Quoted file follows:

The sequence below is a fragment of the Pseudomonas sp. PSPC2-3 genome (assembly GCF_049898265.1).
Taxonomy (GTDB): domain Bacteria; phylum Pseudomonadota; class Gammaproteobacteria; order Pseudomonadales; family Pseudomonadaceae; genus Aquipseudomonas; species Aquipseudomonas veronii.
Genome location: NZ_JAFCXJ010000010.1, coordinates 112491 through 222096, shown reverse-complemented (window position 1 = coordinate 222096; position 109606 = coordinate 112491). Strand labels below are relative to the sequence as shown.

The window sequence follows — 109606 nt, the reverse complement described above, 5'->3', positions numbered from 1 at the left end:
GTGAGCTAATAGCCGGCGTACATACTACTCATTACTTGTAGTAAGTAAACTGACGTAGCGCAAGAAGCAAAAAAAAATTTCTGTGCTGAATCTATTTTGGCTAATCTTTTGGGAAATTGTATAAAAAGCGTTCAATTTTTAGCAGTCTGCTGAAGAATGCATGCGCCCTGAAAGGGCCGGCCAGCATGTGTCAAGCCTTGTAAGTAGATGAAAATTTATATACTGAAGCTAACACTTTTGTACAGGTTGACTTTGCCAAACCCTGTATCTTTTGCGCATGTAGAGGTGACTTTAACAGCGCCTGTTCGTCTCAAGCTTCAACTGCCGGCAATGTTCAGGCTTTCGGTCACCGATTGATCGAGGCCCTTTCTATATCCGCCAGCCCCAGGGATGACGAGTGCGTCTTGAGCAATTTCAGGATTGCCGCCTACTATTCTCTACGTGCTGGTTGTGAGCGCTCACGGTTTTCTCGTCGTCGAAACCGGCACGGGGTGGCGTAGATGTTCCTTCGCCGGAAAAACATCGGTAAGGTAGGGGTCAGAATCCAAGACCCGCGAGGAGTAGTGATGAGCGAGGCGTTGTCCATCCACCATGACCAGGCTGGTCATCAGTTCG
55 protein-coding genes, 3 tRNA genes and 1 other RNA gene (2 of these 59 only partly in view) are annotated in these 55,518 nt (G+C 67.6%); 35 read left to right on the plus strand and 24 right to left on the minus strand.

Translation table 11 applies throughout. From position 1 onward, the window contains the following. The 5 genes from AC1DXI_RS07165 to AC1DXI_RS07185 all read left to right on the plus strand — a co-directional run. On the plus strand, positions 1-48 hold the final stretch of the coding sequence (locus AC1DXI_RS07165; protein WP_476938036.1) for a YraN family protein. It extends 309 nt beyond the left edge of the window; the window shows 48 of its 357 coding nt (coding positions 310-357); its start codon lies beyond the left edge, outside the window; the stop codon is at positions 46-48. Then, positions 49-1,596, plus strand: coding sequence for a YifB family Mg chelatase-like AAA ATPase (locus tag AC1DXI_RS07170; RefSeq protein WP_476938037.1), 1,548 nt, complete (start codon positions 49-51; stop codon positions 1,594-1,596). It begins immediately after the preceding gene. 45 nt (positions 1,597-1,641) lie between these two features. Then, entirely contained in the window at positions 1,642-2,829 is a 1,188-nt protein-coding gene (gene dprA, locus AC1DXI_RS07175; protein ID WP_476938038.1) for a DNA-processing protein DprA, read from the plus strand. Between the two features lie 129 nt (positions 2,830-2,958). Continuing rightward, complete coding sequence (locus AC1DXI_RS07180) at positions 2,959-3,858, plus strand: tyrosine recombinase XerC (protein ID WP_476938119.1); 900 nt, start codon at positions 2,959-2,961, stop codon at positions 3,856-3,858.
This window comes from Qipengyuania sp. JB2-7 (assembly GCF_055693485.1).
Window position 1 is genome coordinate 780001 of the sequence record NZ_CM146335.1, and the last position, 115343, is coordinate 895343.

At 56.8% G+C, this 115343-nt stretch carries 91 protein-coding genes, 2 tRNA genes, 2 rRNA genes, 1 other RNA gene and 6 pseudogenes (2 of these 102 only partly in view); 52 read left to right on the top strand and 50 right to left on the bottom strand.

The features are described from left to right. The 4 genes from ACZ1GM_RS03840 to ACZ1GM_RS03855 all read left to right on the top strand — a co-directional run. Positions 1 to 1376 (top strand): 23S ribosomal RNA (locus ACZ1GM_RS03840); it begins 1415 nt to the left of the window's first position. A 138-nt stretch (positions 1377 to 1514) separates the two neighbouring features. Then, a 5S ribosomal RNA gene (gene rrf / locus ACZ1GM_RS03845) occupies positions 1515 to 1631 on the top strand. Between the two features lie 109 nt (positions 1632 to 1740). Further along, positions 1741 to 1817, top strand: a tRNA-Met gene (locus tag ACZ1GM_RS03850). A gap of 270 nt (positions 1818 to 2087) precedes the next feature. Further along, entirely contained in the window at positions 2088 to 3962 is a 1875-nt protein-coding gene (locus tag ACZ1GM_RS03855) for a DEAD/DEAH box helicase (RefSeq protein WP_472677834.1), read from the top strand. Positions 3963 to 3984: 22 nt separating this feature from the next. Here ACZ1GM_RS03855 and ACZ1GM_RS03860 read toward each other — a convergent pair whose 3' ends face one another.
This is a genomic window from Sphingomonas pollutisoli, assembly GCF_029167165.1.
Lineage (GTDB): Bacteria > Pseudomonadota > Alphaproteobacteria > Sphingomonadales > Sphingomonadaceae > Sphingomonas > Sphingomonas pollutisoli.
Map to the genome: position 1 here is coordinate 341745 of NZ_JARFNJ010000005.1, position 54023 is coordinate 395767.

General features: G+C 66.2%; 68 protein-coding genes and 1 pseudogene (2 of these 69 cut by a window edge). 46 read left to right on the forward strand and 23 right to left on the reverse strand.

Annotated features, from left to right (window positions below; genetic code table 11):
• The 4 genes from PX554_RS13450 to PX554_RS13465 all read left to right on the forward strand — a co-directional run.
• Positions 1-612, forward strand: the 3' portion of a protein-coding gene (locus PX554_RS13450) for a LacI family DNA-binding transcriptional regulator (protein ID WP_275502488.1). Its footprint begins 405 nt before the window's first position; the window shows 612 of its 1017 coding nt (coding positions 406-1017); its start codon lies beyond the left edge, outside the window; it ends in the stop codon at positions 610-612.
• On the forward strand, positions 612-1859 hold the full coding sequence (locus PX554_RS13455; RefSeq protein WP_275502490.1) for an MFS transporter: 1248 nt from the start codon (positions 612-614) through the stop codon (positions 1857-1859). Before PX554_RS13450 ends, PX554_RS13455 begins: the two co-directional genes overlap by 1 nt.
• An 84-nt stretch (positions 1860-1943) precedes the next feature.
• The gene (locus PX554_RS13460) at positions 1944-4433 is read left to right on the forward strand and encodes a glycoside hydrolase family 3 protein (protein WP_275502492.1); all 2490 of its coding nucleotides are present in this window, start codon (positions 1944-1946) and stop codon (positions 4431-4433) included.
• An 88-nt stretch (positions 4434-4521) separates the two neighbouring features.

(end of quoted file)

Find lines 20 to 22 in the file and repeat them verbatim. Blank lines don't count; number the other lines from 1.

• An 84-nt stretch (positions 1860-1943) precedes the next feature.
• The gene (locus PX554_RS13460) at positions 1944-4433 is read left to right on the forward strand and encodes a glycoside hydrolase family 3 protein (protein WP_275502492.1); all 2490 of its coding nucleotides are present in this window, start codon (positions 1944-1946) and stop codon (positions 4431-4433) included.
• An 88-nt stretch (positions 4434-4521) separates the two neighbouring features.